Japan lawmakers visit war shrine on eve of Obama trip
By Harumi Ozawa, AFP
April 23, 2014, 12:08 am TWN
TOKYO -- Nearly 150 Japanese lawmakers on Tuesday paid homage at the Yasukuni shrine which honors the nation's war dead, raising the stakes in an already tense region on the eve of U.S. President Barack Obama's visit.
A cross-section of parliamentarians — including at least one cabinet minister — paid their respects at the shrine, which honors those who have fought for Japan including a number of senior military and political figures convicted of war crimes.
China and South Korea see the shrine as a symbol of what they say is Japan's unwillingness to repent for its aggressive warring last century. The United States tries to discourage visits, which it views as unnecessary provocation.
The South Korean Foreign Ministry said it “deplored” the mass visit as the shrine is a “place that enshrined war crimes that caused a war and destroyed peace.”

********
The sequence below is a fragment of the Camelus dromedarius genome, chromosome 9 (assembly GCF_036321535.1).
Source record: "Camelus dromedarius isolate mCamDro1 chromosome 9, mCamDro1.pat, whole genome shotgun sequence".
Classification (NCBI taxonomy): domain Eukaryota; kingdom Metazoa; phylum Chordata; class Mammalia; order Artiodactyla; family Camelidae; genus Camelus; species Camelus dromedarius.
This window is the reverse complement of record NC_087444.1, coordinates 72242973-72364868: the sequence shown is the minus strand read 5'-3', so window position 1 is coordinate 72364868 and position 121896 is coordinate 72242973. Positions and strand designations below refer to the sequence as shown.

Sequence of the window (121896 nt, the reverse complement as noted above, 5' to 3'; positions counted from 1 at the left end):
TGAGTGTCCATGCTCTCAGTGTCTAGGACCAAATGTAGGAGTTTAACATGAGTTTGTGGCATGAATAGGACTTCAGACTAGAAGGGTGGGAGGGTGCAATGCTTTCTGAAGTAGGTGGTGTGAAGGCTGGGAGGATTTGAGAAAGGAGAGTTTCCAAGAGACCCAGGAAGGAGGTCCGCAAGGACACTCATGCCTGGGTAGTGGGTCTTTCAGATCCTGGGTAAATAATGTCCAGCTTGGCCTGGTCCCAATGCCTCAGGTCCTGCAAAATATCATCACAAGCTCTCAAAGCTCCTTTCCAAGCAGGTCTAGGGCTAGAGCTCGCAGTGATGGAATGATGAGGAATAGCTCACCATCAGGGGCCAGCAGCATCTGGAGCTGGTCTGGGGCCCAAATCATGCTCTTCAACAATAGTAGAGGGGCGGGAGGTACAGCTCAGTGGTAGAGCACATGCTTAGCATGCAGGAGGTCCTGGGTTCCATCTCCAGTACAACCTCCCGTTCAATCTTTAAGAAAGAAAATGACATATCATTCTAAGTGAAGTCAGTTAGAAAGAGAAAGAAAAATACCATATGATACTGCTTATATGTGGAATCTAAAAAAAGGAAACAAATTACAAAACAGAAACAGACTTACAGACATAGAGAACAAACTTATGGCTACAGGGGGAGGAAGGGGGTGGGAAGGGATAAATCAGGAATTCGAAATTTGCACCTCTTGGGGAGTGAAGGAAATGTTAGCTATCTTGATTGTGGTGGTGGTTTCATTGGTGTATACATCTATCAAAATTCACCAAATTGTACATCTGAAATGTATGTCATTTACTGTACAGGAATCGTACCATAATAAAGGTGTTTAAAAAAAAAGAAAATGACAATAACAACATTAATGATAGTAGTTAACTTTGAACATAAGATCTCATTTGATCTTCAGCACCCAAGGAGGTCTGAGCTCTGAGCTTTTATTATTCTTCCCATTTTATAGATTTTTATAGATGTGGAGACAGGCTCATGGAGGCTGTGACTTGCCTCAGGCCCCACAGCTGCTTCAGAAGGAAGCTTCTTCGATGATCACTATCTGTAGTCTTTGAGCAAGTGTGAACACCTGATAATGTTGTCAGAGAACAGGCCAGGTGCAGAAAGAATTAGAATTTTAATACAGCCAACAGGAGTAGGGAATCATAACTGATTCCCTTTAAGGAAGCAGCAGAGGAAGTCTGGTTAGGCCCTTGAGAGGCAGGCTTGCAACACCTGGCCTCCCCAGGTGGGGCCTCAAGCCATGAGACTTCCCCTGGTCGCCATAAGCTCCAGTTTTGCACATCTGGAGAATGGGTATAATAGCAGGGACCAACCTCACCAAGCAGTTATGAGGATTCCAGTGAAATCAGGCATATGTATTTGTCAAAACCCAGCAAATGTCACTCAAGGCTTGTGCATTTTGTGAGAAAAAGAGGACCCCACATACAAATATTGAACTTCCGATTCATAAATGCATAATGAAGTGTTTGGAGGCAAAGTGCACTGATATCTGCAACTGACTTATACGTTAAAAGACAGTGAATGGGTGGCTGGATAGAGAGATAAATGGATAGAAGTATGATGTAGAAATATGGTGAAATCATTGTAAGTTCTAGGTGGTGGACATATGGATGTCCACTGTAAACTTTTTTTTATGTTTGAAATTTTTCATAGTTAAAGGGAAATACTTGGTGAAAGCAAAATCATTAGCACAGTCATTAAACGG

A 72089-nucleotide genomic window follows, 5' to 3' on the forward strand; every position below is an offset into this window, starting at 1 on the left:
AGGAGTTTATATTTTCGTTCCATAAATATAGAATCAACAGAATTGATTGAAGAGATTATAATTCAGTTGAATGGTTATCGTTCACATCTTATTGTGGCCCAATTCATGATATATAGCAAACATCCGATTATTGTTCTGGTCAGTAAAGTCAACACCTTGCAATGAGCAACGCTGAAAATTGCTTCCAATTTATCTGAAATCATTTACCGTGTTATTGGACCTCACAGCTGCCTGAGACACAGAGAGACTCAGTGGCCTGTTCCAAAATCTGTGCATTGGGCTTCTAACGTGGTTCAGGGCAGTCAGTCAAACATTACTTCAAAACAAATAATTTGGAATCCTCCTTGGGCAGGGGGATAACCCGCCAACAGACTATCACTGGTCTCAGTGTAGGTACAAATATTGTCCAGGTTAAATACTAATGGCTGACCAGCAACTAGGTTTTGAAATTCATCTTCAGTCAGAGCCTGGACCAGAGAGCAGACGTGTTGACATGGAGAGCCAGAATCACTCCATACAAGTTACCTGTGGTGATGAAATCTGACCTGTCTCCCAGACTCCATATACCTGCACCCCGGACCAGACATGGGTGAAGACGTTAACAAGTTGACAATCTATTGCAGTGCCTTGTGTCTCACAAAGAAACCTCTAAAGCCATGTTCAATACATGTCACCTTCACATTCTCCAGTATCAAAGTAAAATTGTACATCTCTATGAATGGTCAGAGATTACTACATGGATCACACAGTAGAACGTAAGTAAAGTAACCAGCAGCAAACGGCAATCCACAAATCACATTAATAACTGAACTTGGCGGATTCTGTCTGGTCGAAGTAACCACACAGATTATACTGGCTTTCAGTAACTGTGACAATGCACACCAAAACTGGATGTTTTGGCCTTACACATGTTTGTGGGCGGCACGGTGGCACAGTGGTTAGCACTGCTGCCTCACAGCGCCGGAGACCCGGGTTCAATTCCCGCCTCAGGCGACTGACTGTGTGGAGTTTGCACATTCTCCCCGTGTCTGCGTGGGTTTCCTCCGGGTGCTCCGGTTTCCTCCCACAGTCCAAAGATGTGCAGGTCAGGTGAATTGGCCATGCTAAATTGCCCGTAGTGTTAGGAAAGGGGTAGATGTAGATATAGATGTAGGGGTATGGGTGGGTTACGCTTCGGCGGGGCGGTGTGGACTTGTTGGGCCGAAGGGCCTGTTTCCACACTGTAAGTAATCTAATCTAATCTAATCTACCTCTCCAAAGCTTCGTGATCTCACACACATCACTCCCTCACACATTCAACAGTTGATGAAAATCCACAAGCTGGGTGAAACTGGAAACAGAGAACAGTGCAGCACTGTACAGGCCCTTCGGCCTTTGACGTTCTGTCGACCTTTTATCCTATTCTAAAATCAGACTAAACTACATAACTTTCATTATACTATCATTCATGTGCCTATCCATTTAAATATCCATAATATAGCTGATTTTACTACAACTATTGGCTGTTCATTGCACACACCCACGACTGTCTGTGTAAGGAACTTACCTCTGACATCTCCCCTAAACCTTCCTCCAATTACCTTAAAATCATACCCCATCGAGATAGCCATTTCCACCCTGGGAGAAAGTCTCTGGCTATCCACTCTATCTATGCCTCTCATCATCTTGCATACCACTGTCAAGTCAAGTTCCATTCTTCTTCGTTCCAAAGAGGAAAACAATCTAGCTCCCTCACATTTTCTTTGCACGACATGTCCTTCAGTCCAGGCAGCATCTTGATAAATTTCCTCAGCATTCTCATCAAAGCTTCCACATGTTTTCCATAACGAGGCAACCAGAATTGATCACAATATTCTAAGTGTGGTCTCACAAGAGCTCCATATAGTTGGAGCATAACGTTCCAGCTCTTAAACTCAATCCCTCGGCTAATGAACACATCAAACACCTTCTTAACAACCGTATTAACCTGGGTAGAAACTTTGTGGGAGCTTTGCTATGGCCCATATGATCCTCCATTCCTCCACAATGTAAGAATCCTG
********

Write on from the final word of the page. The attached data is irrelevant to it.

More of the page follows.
“I think it is such an empty gesture to talk about the future with neighboring countries while paying respects to such a place,” ministry spokesman Cho Tai-Young said.
Japan's conservative Prime Minister Shinzo Abe stayed away from Yasukuni, having offered a symbolic gift on Monday at the start of the three-day spring festival.
However, the right-leaning minister for internal affairs and communications, Yoshitaka Shindo, was among the worshippers early Tuesday, paying his second visit in 10 days.
“I renew my faith in peace so that such tragedies will never be repeated. This is the belief that I always keep in mind when I come to Yasukuni Shrine,” he said, adding that he was there in a private capacity.
Shindo's grandfather was General Tadamichi Kuribayashi, the figure sympathetically depicted by actor Ken Watanabe in Clint Eastwood's “Letters from Iwo Jima.”
The mass visit will inevitably further aggravate strained ties in East Asia, and could irritate the White House, coming the day before Obama arrives on the first leg of a four-nation trip which also includes South Korea.
“Speaking personally, my father is enshrined here,” said Hidehisa Otsuji, an upper-house lawmaker who was at Yasukuni.